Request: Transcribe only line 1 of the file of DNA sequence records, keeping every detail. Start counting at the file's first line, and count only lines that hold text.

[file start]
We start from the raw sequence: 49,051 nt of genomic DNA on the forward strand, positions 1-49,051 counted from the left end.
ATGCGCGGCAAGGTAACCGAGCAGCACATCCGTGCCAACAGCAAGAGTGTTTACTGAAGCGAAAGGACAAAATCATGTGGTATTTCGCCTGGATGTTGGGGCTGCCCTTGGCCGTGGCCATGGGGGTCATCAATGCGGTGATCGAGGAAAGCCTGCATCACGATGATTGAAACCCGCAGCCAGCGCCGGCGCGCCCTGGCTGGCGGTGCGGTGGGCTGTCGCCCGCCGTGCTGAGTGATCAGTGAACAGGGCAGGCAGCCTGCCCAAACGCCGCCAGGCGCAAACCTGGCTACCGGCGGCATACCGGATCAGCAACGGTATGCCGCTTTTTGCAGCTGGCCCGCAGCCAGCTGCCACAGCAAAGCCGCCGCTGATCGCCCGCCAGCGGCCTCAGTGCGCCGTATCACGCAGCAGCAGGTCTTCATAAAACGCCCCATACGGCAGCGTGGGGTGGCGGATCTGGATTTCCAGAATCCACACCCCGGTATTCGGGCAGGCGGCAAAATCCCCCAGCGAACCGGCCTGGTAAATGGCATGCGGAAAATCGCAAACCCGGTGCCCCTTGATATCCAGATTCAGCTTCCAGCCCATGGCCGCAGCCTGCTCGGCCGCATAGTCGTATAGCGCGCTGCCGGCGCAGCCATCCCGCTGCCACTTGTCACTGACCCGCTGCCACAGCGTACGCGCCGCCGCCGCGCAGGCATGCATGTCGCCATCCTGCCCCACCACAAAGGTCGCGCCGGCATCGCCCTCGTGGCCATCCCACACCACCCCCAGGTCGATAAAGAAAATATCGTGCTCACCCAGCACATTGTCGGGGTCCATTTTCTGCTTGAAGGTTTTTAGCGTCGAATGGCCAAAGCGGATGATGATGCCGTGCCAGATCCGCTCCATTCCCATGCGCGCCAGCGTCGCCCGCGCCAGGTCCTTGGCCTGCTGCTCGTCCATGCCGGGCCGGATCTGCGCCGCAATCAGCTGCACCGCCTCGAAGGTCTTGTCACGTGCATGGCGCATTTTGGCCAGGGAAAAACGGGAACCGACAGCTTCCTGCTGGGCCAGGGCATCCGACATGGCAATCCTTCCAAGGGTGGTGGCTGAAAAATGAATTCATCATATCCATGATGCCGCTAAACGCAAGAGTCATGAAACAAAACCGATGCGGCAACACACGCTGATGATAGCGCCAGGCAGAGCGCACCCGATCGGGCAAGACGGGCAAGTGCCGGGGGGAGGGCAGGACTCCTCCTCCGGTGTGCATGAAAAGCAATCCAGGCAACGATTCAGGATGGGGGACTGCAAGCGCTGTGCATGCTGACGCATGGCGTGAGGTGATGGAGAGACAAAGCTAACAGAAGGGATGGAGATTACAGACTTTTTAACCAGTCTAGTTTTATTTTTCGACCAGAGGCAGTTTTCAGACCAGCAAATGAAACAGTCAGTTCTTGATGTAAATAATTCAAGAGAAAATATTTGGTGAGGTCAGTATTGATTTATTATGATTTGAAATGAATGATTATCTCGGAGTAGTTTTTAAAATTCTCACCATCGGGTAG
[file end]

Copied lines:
We start from the raw sequence: 49,051 nt of genomic DNA on the forward strand, positions 1-49,051 counted from the left end.